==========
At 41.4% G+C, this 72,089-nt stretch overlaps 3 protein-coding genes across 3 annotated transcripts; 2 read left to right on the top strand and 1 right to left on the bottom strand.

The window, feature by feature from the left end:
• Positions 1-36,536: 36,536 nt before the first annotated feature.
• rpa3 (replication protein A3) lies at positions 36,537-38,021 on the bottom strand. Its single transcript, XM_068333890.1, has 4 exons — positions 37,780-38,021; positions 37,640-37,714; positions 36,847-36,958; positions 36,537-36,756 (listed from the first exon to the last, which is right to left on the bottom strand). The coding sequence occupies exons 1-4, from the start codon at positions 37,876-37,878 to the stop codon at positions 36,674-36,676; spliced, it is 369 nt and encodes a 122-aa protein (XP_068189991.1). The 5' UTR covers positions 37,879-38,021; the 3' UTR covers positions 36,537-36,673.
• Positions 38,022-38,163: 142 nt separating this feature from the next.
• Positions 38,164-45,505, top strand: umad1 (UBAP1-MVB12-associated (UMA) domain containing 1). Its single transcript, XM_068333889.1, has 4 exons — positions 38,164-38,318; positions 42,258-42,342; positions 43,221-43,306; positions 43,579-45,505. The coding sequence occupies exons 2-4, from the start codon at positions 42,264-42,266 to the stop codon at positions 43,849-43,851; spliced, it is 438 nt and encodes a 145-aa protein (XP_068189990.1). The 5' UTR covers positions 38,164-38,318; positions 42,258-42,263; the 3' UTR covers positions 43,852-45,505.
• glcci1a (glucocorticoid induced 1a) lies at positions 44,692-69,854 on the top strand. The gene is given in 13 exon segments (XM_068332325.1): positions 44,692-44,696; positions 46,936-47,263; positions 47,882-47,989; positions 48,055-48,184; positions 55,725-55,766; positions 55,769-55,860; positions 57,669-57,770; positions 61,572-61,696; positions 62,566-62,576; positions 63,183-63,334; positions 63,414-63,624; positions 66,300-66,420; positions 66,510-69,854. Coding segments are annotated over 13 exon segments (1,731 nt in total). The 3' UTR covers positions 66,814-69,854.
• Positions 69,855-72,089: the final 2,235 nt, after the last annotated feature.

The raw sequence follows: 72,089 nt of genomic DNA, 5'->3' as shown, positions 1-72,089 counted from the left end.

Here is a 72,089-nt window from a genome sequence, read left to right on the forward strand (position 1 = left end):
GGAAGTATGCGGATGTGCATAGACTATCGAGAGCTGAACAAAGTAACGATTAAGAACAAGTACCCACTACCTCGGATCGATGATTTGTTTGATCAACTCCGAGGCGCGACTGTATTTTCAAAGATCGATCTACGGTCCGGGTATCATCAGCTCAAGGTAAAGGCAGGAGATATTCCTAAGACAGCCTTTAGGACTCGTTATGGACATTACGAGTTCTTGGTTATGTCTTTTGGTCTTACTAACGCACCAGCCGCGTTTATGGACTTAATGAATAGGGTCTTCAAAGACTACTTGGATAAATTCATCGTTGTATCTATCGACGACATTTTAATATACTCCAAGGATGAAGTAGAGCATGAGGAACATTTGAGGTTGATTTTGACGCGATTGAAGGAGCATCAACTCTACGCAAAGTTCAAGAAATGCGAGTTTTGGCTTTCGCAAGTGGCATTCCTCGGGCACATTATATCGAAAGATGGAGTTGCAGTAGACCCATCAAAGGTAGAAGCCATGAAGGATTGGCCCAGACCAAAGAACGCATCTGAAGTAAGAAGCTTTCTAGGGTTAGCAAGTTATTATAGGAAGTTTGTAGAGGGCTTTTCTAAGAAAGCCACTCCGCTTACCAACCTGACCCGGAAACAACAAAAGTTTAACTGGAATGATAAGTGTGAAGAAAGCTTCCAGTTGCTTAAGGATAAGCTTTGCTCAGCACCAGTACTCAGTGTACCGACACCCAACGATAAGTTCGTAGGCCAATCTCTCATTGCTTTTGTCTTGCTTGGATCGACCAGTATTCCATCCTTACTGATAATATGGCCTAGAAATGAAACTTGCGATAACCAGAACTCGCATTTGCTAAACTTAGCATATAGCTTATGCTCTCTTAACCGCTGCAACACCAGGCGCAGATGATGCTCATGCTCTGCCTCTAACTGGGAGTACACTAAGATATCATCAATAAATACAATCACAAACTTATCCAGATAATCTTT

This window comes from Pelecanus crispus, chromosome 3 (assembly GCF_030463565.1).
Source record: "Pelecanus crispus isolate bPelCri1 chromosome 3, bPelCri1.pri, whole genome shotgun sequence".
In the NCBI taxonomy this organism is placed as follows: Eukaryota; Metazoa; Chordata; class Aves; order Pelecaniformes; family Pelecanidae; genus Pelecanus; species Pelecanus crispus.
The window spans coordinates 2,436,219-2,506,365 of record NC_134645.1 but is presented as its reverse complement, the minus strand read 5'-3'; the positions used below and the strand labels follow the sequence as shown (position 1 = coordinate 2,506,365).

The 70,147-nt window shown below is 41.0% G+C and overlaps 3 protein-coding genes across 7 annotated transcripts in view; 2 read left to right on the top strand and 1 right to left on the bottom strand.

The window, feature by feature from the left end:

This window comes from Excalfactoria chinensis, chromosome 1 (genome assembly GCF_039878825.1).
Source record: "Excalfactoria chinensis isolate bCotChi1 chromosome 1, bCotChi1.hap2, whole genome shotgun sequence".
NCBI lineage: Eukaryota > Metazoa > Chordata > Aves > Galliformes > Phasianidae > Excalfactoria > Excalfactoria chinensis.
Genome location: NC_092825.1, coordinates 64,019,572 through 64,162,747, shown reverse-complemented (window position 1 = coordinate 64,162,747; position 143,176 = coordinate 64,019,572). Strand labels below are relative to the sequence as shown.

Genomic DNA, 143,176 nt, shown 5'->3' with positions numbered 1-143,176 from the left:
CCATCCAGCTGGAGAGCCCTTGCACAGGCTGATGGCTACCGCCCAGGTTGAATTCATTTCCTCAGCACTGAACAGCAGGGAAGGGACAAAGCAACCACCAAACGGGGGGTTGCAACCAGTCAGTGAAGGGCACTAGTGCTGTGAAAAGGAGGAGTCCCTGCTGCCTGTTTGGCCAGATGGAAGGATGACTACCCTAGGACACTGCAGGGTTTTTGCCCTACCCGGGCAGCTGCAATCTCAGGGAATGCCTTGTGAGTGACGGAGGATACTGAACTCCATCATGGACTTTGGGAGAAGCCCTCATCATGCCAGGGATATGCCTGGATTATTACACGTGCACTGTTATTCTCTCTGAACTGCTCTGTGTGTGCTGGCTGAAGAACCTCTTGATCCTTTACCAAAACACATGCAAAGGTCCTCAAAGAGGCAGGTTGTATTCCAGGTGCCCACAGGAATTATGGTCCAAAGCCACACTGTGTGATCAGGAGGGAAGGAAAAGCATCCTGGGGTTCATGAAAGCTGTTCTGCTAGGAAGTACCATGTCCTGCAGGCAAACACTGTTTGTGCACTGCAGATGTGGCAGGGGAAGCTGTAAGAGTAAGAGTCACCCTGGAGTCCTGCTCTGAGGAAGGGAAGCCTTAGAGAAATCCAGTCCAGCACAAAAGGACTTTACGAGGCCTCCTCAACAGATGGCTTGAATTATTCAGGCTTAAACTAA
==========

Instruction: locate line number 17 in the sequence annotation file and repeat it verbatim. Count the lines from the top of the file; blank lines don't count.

The window, feature by feature from the left end: